Yes, I realize the title of this article may have freaked you out just a little. After all, what if your child is seriously deficient in some genius vitamin and you don’t realize it!!!
*handing you a paper bag*
Deep breaths. It’s okay, that’s probably not the case, or your doctor would have hit the red panic button ages ago (and given you a super-long supplement list).
No, my purpose here actually isn’t to toss you into the back of the Guilt Trip Van and drive you over the edge of the Grand Canyon. (We don’t do those types of articles here.)
My purpose is a lot more simple.
- Give you a well-rounded view of the nutrition your baby needs and where to get it.
- Shamelessly encourage you to pick up an über-cheap copy of What to Feed Your Baby: When to Introduce Healthy Foods to Your Baby.
Hey, at least you know where I stand, right? No sales-tricks here!
So let’s start with the most important part of this article, teaching you the basics of your baby’s nutritional needs.
Understanding Baby Vitamins:
The Amazon vs Etsy Comparison
There are two types of vitamins:
- Fat Soluble Vitamins
- Water Soluble Vitamins
The Fat Soluble Vitamins are absorbed into the body’s fats, where they sit around like an Amazon warehouse: just waiting around for your cells to place an order.
The Water Soluble Vitamins are absorbed by water and float through the body like an Etsy shop: constantly on the limited-time-only shelf. This means that the water soluble vitamins have to be ingested every day.
In order for us to have a good understanding of the types of foods your baby should start eating first, we have to start by examining which vitamins get stored, and which ones get flushed.
Fat-Soluble Baby Vitamins
That Get Stored Away
Your baby’s adorable fat rolls are more than just just sweet cherub chubs that make everyone’s heart melt. They are storing up some pretty awesome developmental vitamins!
As you are introducing new foods to your baby’s diet, try to get a few of these sources in his tummy every few days.
Vitamin “A” Stands for Awesomeness
Vitamin A is a powerhouse vitamin. It does lots of super chores around the body like…
- Healthy vision development
- Bone growth
- Protecting the body from infections
- Strengthening the cells and tissues in the hair, nails, and skin
Doctor’s recommend children between 1 and 3 years old get 1,000 IUs of vitamin A per day. Where are you going to find these vitamin A parties?
- Sweet potatoes
- Butternut Squash
Want some good news? It’s nearly impossible to overdose on Vitamin A, so the Spinach-Cantaloupe casserole you’ve got planned for dinner tonight is just fine. (Too bad I’m busy tonight… sounds delicious!)
Vitamin “D” Stands for Daytime Playtime
Vitamin D is pretty-darn unique. It isn’t found naturally in some magic vegetable. Nope, it’s something your body makes when you’re in the sun. Another piece of evidence that we weren’t created to live underground. (A great point for future debates on this subject.)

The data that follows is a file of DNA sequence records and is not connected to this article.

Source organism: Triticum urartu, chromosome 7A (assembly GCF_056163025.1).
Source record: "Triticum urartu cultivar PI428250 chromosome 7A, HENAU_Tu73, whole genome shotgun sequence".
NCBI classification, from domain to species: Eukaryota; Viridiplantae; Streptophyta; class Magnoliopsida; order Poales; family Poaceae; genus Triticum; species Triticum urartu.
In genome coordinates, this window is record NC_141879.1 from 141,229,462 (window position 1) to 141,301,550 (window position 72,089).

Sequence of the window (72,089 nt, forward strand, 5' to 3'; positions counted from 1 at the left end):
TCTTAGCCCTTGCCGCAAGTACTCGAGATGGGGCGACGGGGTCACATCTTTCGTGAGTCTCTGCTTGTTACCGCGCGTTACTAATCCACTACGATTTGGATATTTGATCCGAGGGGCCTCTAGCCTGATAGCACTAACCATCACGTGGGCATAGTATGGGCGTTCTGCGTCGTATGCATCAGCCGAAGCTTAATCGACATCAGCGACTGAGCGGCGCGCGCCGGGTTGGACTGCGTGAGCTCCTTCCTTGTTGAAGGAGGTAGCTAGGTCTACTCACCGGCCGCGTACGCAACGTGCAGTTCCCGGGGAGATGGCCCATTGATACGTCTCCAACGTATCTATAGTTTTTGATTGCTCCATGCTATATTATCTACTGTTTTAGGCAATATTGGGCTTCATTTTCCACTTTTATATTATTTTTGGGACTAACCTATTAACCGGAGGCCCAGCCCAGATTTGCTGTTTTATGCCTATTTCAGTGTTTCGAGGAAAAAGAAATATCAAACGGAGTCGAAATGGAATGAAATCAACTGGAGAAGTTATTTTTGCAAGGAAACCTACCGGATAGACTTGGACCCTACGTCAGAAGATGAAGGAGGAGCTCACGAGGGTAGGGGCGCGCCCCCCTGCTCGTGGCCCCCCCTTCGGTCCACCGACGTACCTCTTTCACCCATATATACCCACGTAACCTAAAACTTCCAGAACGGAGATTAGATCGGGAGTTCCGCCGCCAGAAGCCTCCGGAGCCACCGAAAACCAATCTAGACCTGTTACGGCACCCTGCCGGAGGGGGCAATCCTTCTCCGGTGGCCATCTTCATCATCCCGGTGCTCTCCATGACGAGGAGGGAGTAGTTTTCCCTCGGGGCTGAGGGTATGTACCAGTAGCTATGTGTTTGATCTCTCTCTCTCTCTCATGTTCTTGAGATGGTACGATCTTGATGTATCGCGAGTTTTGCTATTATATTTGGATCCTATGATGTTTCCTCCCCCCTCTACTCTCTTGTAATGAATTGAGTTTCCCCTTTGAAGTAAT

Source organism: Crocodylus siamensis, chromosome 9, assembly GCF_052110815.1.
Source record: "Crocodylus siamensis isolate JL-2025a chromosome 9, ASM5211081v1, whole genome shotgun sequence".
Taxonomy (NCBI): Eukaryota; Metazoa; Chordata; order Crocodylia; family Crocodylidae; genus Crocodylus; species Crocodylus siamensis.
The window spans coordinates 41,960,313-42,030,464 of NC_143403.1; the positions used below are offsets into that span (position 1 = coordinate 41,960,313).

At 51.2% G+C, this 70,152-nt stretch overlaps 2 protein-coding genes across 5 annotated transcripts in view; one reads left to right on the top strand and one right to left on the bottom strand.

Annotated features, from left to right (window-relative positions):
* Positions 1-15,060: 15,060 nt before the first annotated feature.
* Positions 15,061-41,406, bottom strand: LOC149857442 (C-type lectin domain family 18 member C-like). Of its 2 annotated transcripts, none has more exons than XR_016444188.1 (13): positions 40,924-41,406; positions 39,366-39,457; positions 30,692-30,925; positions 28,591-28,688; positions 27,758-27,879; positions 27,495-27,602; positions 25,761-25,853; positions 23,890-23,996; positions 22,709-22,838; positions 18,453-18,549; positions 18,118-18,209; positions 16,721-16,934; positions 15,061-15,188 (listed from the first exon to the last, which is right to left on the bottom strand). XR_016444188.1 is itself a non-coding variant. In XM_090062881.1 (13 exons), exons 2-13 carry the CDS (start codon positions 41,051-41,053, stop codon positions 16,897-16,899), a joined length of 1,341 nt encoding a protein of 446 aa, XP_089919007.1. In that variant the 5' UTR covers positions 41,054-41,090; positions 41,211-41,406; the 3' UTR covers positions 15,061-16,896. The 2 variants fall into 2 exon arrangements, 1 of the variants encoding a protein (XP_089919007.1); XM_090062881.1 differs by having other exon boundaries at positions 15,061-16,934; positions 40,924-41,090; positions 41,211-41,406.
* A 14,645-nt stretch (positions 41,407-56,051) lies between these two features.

Vitamin D is crucial in helping your body absorb the calcium it needs for healthy bones and teeth. It keeps the Rickets Monster away (which can cause deformities), and helps regulate digestion, insulin, and cell growth.
Yes, your baby needs a good sunscreen, to prevent burning, but you also don’t want to go overboard either. Sunscreen helps prevent the bad AND the good from getting into your child’s skin.
If you’re worried about this, you can purchase Vitamin D fortified orange juice, milk, yogurts, and egg yolks. Usually it’s clearly stated on the label.
Vitamin “E” Stands for Energizing Immunity
Of all the baby vitamins here, I think Vitamin E is the most like a super hero. It limits the power of free radicals (doesn’t that just sound like something a superhero vitamin would do?) that can damage cells. It fights germs, helps keep blood vessels open to encourage blood flow, and serves as a a mediator to help the cells work together to stay healthy.
Children 1 to 3 years need about 6 mg or 9 IUs of vitamin E every day. It’s very rare for a child to have a vitamin E deficiency severe enough to cause health issues, so you’re probably already doing amazing with this vitamin. (And you didn’t even know it!)
Continue to help your baby tank up on this immunity-booster (especially if he’s in daycare!) by offering foods like…
- Nut butters (if older than 1 year)
Vitamin “K” Stands for
Vitamin K is the magic elixir that clots your baby’s boo-boos when he gets scratched by the cat for squeeeeeeeezing too hard. It’s vital in blood clotting. It is very rare that a child needs to supplement this vitamin, and you should never do so unless specifically advised by your doctor because overdosing on vitamin can be toxic.
Just make sure your child has a few leafy greens in his diet a few times a week, and he should be just fine.
- Plums (and prunes)
- Fish & Meat
Water-Soluble Baby Vitamins
That Get Flushed Daily